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Better Sleep

Getting a good night’s sleep allows our bodies and minds to rest, repair and re-energise. Not sleeping well can cause a range of problems, including poor concentration, low mood, irritability, and a weakened immune system. In the longer term, trouble sleeping can lead to mental health problems such as anxiety, stress and depression.

Sleep: like eating, drinking and breathing, it’s something that everyone does and something that many people take for granted. However, like all these activities, it is also essential to our physical and mental health.

SleepIf you are suffering from lack of sleep, what can you do about it? Often the solution lies in our own hands and requires some simple changes to our sleep environment and lifestyles, though it might take a few weeks to get into the habit of new sleeping pattern.

The Sleep Council recommend these steps to getting a better night’s sleep:

  • Keep regular hours. Going to bed and getting up at roughly the same time, all the time, will programme your body to sleep better.
  • Create a restful sleeping environment. Your bedroom should be kept for rest and sleep, so it should be neither too hot nor too cold, and as quiet and dark as possible.
  • Make sure your bed is comfortable. It’s difficult to get deep, restful sleep on one that’s too soft, too hard, too small or too old.
  • Take more exercise. Regular, moderate exercise such as swimming or walking can help relieve the day’s stresses and strains. Don’t exercise too close to bedtime or it may keep you awake. For some ideas of the types of exercise you could do, click here.
  • Cut down on stimulants such as caffeine in tea or coffee – especially in the evening. They interfere with falling asleep and prevent deep sleep. Have a hot milky drink or herbal tea instead.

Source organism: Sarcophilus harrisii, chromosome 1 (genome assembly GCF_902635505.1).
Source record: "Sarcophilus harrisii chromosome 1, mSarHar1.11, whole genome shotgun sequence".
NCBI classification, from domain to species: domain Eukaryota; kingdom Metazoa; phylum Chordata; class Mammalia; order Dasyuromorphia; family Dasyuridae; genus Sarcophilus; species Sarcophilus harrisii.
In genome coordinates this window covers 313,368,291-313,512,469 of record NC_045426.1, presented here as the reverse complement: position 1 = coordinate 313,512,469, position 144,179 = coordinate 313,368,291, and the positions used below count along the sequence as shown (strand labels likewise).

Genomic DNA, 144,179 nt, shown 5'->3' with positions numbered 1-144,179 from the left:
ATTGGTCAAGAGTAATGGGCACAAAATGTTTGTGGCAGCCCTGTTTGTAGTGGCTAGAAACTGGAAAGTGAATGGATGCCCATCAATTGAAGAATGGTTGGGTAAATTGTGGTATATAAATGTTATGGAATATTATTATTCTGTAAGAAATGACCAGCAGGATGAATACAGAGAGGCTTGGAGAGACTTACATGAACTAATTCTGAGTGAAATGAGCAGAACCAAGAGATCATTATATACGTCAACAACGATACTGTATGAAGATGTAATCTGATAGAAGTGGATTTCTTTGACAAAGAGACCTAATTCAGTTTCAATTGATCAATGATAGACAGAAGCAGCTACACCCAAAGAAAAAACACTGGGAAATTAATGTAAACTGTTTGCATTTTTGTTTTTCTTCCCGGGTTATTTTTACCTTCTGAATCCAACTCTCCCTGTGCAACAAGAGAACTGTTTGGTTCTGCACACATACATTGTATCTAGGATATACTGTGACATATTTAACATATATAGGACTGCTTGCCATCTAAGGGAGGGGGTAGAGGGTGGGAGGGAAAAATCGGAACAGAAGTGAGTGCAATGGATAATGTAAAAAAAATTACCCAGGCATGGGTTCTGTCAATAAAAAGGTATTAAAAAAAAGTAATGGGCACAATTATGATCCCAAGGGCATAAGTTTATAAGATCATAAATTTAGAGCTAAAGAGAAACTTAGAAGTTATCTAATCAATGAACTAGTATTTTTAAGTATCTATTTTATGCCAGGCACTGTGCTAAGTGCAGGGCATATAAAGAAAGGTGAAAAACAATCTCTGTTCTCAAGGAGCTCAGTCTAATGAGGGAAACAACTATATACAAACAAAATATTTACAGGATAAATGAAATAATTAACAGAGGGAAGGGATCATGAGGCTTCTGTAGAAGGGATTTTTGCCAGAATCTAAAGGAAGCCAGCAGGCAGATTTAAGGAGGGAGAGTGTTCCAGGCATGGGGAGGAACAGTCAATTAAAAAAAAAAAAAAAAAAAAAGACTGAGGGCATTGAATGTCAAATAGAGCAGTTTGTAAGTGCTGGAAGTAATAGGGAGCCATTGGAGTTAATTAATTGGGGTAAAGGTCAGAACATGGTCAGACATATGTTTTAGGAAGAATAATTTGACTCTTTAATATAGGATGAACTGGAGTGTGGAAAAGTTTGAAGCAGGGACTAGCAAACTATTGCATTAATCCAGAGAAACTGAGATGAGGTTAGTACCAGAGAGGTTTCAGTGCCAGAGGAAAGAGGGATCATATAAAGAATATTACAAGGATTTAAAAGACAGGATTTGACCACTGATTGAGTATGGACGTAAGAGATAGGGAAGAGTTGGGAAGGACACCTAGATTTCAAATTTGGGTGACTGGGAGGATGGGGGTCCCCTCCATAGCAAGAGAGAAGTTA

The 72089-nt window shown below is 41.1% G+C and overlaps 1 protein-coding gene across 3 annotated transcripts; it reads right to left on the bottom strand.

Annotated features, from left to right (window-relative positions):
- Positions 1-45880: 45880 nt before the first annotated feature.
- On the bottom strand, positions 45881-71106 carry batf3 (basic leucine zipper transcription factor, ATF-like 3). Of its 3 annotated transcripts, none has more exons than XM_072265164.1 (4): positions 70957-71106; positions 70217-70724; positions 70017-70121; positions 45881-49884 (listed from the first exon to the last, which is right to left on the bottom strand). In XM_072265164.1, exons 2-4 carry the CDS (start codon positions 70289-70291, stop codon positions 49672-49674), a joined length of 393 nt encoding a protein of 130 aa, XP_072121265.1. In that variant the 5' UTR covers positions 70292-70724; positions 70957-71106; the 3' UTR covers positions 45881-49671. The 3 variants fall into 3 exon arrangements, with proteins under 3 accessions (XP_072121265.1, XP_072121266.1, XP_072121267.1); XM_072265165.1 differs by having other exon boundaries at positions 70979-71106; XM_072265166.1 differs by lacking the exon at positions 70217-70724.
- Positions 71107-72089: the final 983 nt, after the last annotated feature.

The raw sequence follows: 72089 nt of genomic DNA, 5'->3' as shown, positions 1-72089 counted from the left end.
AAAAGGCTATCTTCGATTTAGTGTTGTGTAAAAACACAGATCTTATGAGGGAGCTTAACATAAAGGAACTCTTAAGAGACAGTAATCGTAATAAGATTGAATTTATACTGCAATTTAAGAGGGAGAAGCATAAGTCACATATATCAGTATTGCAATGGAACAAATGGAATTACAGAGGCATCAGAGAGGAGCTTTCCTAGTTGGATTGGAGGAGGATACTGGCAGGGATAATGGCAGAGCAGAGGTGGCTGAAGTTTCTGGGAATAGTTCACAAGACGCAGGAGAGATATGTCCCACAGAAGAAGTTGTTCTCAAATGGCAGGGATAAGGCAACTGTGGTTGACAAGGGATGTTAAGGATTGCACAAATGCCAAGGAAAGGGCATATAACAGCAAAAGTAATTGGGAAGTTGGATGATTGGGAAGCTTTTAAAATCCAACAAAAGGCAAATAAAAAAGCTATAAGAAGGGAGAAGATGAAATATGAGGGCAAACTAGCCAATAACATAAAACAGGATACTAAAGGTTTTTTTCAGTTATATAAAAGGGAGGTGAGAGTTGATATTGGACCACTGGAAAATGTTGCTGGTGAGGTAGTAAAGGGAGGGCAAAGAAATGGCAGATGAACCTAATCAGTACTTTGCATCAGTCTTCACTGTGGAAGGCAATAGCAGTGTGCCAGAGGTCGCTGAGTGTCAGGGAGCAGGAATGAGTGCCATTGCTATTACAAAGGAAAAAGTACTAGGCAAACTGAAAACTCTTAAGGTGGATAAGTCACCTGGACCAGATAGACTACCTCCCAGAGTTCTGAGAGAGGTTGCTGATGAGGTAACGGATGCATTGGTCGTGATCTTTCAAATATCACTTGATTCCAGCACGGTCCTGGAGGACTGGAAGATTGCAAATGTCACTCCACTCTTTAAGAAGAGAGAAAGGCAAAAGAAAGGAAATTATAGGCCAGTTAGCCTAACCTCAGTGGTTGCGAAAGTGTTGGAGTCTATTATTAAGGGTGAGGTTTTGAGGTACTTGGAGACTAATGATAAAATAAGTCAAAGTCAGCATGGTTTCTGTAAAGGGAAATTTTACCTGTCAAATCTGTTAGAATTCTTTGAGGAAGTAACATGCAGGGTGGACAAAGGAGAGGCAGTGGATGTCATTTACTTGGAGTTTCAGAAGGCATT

• Don’t over-indulge. Too much food or alcohol, especially late at night just before bedtime, can play havoc with sleep patterns. Alcohol may help you fall asleep initially, but will interrupt your sleep later on in the night.
  • Don’t smoke. Smokers take longer to fall asleep, wake more often and often experience more sleep disruption. For more advice on stopping smoking click here.
  • Try to relax before going to bed. Have a warm bath, listen to some quiet music, or maybe do some yoga. You might find a relaxation tape helpful as well. For more ideas on how to relax click here.
  • Deal with worries or a heavy workload by making lists of things to deal with the next day.
  • If you can’t sleep, don’t lie there worrying about it. Get up and do something you find relaxing until you feel sleepy again – then go back to bed.

For more information on the Sleep Council click here.

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The Mental Health Foundation have recently launched a new How Did you Sleep Last Night? webpage, which contains information, links and guides to how to get a better night’s sleep.  They have produced a small pocket guide on sleep which you can download by clicking here. They also have a downloadable sleep diary which will enable you to keep track of your sleeping habits. You can access this by clicking here.

If you want to listen to something to help you sleep, the Mental Health Foundation have a downloadable MP3 for Sleep Relaxation presented by Professor Colin Espie, the Director of the University of Glasgow’s Sleep Centre. You can access this free MP3 by clicking here.

The BBC website also enables you to build your own personal sleep profile as well as giving handy tips and advice to getting better sleep. For more information click here.

If sleeping really becomes a problem go to your GP for advice and help.

If you have a suggestion as to how to get better sleep or if any of the above suggestions have worked for you, let us know by clicking here.

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